He looks utterly disgusted and turns around in the driveway and heads back to the main road.

I did peek around my barn to the main road.  I did not see a horse.  I'd call my neighbors anyway when I got inside.  Those people are thorns in my side.

They sold me the property.  Then they kept me in zoning for eight months and two public hearings.  Complete jerks, especially the old man.  That's another story.  But, needless to say, I don't go chasing their horses down the road.

Why don't you go help those poor horses?  First of all, my liability insurance will not cover me or my employees if we're chasing someone else's horse down a public road and something goes wrong.  That sounds harsh, but it's true.

I'm telling you, my neighbors would have no problem suing me if their horse got hit by a car when I was trying to rescue it.  I promise, no problem whatsoever.  I'd be in court.

And, the person who ran into the horse would sue me.  Actually, their family would have to sue me. If you hit a horse, you're dead.  It's like hitting a brick wall.

Second, those horses aren't very well cared for.  It's not so bad I could report them, but it's not so good that the horses don't head for here.  Seriously, every freaking time those horses get out, they head for my farm.

I think they want to be adopted.  Anyway, those horses might be better off getting in the recycle line for reincarnation.  Maybe they'll come back as one of mine.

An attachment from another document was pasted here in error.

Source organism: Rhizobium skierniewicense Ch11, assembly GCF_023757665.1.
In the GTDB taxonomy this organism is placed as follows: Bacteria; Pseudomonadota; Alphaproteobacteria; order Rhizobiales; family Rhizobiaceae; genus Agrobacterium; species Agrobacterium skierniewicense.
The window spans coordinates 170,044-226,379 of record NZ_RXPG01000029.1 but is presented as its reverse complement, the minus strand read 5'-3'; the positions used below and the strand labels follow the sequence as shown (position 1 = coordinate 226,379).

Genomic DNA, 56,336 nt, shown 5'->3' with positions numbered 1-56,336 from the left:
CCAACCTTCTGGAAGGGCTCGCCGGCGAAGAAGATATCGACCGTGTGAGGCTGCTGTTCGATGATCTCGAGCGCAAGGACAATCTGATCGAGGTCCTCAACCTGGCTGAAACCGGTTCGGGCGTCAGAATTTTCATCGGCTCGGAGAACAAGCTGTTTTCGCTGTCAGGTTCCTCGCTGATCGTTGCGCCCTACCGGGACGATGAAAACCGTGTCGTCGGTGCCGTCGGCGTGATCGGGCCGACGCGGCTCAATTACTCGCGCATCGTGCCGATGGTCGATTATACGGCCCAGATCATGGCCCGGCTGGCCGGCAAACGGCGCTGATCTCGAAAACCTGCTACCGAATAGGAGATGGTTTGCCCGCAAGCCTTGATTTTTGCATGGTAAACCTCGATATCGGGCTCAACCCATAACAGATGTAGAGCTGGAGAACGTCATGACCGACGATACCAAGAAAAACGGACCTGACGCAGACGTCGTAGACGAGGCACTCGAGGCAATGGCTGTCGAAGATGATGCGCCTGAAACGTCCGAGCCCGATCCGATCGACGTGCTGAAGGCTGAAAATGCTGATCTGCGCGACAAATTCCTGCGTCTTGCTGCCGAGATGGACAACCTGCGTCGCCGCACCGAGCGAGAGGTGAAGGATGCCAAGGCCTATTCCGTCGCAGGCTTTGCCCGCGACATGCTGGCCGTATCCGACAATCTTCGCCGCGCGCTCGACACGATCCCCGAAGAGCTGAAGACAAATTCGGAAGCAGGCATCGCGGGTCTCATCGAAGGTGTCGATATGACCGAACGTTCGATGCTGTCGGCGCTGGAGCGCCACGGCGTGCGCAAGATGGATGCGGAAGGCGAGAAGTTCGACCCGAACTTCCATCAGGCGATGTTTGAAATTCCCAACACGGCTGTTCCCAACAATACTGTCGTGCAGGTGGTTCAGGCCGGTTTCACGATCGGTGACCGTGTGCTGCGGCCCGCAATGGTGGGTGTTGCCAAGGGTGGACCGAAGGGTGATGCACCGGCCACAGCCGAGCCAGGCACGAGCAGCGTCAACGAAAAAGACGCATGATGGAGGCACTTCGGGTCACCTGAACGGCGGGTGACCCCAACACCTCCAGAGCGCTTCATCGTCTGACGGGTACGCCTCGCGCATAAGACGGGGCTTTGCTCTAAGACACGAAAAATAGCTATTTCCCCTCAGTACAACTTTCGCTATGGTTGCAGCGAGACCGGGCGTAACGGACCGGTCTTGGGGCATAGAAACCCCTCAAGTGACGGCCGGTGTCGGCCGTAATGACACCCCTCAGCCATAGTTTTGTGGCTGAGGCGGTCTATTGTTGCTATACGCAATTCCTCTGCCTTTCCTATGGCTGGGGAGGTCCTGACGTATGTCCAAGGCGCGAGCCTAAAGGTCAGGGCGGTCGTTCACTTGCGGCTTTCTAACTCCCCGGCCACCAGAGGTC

I know.  It all sounds harsh.  But, it's all true.  Sorry folks.  I don't want to lose everything saving a horse that might be better off trying again.  Besides, I didn't see a horse in the road.

Back to the story.  I come back inside and call my neighbors.  I call the son who lives directly behind me.  He's a nice guy but he's still following his father's orders even though he's 60 years old.  I call the son even though the horses belong to the old man.  The old man can't hear on the phone.

The son says he knows and he called his dad 20 minutes ago.  Said someone should be out there getting the horse.  Told me it wasn't mine.  No, sh*t Sherlock.  That's why I'm calling you.  Ok, I thought it. I didn't say it.

As soon as I hang up, the phone rings.  I don't even bother to answer with the business name.  I just say "Hello."  I know what it's going to be.

"Are you the horse people?"  Ok, there are three other people around me with horses, but I get all of the calls.  I swear I'm going to put up a sign: If the horse isn't inside this fence, it's not mine!  Call 555-0000.


"There's a horse in the road!"

"It's not mine.  It's my neighbors.  They're taking care of it."

"Oh, ok."

There was another call. Same drill.  Why do I bother answering the phone at times like these?

I called Rose who should be on that road about now.  I was going to warn her not to hit the horse. Instead, Rose was early.  Rose was outside.  She didn't see a horse either.

In the meantime, I still only had a quarter ounce of pee out of Spot.  That was the purpose of the trip outside anyway. Damnit!

This is my life on the farm.  I cannot make this stuff up!  Hope you had a good laugh.  Have a nice day.  Thanks for reading!  I have to go sell sh*t now.  There's a customer in a few minutes.  It's my life!

P.S. Tell all of your friends.  This blog started because too many people are harassing me to write a book about life on the farm. If there's enough interest, well I'll think about it.  And, by-the-way, "Hello Canada!  Hello Singapore! Thanks for hanging in there with the American Cowgirl!"